I loved it uncritically as a child.

I loved it without thought or question.

A part of me still does.

As I grew older and I learned more about the real history of the revolutionary war, the real politics of the founders, the philosophies that drove them, the numerous ways in which they were morally and ethically compromised (compromised is too light of a word), compromised by war mongering and profiteering, compromised by slave-holding; as I learned more about these historical-truths, it became self-evident that the nation was founded on a carefully balanced set of ideals that the founders themselves did not have the courage to live up to.

America was founded on a compact of lies.

The preamble to the constitution states that all people are created equal, that all people inherently possess rights which we cannot be separated from, the foremost of which are life, liberty, and the pursuit of happiness.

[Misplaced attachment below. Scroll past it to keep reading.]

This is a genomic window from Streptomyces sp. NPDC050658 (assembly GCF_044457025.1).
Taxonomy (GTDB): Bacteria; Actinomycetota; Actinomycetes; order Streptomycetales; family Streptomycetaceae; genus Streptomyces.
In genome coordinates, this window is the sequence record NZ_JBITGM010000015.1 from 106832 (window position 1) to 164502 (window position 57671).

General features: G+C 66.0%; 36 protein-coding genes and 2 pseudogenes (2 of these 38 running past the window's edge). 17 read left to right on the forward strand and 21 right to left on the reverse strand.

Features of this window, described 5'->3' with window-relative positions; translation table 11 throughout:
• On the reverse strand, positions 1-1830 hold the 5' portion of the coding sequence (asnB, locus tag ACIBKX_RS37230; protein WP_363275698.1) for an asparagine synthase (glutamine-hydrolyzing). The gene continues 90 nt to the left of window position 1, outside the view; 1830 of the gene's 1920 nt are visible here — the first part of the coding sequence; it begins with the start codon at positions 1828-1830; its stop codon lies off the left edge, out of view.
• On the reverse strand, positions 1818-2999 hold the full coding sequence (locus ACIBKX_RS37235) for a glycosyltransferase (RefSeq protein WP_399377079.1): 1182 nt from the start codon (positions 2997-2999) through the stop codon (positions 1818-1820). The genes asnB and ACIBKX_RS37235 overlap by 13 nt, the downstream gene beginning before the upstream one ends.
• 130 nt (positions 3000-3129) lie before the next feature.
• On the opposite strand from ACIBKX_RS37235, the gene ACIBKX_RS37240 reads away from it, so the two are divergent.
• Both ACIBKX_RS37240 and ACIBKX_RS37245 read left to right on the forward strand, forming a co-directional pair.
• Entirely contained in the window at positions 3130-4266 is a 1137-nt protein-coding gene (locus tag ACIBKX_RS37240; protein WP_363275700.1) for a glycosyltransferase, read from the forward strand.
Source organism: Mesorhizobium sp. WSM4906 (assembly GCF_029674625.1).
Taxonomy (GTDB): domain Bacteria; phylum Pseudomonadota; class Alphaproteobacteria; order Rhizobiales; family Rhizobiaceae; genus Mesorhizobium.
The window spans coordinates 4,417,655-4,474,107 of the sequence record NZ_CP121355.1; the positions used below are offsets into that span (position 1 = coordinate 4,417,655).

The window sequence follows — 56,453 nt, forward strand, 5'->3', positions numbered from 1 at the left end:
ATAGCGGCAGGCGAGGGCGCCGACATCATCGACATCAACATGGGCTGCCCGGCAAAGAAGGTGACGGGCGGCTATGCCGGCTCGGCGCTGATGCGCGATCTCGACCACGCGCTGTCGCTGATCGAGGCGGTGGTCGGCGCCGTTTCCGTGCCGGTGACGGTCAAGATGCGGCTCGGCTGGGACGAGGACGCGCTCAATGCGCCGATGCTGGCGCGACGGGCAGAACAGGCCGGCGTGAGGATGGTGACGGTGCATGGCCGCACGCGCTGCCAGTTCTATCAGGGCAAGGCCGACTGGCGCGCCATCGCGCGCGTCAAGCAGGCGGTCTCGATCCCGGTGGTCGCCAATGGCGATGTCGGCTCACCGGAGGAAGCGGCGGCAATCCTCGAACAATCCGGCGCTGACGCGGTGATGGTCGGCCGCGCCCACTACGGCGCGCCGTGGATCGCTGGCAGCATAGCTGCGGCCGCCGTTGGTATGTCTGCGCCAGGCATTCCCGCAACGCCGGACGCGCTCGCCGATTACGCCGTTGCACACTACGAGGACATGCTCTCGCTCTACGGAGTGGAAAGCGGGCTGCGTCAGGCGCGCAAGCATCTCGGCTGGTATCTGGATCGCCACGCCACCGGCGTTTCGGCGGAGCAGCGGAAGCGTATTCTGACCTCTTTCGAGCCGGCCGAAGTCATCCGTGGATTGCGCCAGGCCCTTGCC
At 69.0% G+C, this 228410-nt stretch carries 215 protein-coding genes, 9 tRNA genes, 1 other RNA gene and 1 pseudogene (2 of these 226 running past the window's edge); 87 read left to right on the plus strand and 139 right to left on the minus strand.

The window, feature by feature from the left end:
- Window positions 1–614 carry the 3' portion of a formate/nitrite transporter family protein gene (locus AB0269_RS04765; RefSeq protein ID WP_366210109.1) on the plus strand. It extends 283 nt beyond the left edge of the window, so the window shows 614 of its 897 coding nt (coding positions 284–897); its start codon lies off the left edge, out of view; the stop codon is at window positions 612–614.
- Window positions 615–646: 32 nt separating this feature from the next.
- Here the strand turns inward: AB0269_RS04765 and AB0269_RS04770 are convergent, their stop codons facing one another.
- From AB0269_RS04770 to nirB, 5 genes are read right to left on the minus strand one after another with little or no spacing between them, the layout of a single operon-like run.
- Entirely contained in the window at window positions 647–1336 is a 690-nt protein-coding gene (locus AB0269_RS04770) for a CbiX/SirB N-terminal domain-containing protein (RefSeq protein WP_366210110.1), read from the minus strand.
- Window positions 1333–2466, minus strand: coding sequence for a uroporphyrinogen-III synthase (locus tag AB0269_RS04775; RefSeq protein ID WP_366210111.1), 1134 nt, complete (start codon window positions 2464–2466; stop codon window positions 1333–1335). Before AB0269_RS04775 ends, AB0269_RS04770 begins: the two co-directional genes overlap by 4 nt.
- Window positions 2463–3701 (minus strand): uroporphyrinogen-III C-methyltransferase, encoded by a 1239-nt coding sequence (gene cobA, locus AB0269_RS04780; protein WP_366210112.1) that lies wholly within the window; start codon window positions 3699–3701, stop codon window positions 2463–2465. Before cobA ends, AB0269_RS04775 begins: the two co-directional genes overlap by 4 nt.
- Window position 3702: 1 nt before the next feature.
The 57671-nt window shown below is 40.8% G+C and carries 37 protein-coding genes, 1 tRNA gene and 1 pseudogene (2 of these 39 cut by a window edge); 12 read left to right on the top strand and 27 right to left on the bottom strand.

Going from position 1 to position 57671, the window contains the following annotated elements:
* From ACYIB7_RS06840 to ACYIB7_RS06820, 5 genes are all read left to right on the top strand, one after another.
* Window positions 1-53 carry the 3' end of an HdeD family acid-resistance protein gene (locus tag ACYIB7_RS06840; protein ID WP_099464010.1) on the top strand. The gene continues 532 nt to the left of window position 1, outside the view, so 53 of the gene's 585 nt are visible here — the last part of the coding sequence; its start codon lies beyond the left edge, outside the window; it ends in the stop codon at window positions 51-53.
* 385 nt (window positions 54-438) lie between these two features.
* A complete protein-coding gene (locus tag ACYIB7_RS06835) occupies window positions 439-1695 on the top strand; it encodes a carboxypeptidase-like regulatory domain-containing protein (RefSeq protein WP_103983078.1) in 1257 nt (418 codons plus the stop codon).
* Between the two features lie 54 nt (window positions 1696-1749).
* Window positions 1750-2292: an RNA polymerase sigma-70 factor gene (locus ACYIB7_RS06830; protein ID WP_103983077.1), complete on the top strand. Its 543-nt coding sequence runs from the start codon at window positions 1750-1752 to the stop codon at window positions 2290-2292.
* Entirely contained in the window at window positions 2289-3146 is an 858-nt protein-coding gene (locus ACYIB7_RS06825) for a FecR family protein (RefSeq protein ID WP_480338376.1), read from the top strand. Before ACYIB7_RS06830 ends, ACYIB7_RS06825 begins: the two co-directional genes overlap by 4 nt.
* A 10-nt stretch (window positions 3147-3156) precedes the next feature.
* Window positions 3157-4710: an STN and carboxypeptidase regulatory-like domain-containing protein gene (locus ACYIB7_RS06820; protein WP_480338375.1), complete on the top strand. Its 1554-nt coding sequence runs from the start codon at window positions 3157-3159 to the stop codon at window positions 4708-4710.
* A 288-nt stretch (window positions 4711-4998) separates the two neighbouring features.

We hold these truths to be self-evident that these rights are inalienable, or se we are told. These rights do not derive from government, they derive from God, the creator of the universe, God the creator of every person in it, these rights do not belong to us because we are Americans, they belong to us because we are human beings, and the American purpose is to defend those rights, both within our borders and around the world.

This was never more than wishful thinking, and today within our own borders we are trampling all over these rights, rights which belong to everyone, including, the immigrant and the alien among us.